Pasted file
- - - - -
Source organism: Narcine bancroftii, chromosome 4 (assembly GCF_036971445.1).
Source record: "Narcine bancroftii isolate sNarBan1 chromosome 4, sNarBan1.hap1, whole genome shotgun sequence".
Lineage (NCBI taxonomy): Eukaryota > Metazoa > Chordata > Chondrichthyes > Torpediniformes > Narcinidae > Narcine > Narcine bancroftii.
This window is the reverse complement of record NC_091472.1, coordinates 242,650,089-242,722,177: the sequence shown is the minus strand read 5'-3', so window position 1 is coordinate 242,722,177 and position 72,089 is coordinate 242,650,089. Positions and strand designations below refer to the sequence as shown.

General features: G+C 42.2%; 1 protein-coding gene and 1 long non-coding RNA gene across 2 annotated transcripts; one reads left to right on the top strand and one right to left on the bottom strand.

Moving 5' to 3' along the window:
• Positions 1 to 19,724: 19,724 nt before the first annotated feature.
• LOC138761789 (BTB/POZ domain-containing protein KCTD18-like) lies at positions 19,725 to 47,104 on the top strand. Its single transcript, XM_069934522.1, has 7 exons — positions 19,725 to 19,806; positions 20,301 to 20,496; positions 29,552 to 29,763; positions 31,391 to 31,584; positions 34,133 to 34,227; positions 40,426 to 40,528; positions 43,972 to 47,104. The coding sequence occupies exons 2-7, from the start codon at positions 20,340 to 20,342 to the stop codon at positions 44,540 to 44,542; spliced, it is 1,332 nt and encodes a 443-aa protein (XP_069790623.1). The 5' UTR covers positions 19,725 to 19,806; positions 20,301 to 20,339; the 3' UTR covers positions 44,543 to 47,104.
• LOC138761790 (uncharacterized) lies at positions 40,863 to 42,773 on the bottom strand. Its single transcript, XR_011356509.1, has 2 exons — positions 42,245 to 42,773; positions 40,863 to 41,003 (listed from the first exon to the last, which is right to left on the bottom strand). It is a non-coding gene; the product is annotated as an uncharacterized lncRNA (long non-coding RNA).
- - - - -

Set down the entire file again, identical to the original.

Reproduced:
Source organism: Narcine bancroftii, chromosome 4 (assembly GCF_036971445.1).
Source record: "Narcine bancroftii isolate sNarBan1 chromosome 4, sNarBan1.hap1, whole genome shotgun sequence".
Lineage (NCBI taxonomy): Eukaryota > Metazoa > Chordata > Chondrichthyes > Torpediniformes > Narcinidae > Narcine > Narcine bancroftii.
This window is the reverse complement of record NC_091472.1, coordinates 242,650,089-242,722,177: the sequence shown is the minus strand read 5'-3', so window position 1 is coordinate 242,722,177 and position 72,089 is coordinate 242,650,089. Positions and strand designations below refer to the sequence as shown.

General features: G+C 42.2%; 1 protein-coding gene and 1 long non-coding RNA gene across 2 annotated transcripts; one reads left to right on the top strand and one right to left on the bottom strand.

Moving 5' to 3' along the window:
• Positions 1 to 19,724: 19,724 nt before the first annotated feature.
• LOC138761789 (BTB/POZ domain-containing protein KCTD18-like) lies at positions 19,725 to 47,104 on the top strand. Its single transcript, XM_069934522.1, has 7 exons — positions 19,725 to 19,806; positions 20,301 to 20,496; positions 29,552 to 29,763; positions 31,391 to 31,584; positions 34,133 to 34,227; positions 40,426 to 40,528; positions 43,972 to 47,104. The coding sequence occupies exons 2-7, from the start codon at positions 20,340 to 20,342 to the stop codon at positions 44,540 to 44,542; spliced, it is 1,332 nt and encodes a 443-aa protein (XP_069790623.1). The 5' UTR covers positions 19,725 to 19,806; positions 20,301 to 20,339; the 3' UTR covers positions 44,543 to 47,104.
• LOC138761790 (uncharacterized) lies at positions 40,863 to 42,773 on the bottom strand. Its single transcript, XR_011356509.1, has 2 exons — positions 42,245 to 42,773; positions 40,863 to 41,003 (listed from the first exon to the last, which is right to left on the bottom strand). It is a non-coding gene; the product is annotated as an uncharacterized lncRNA (long non-coding RNA).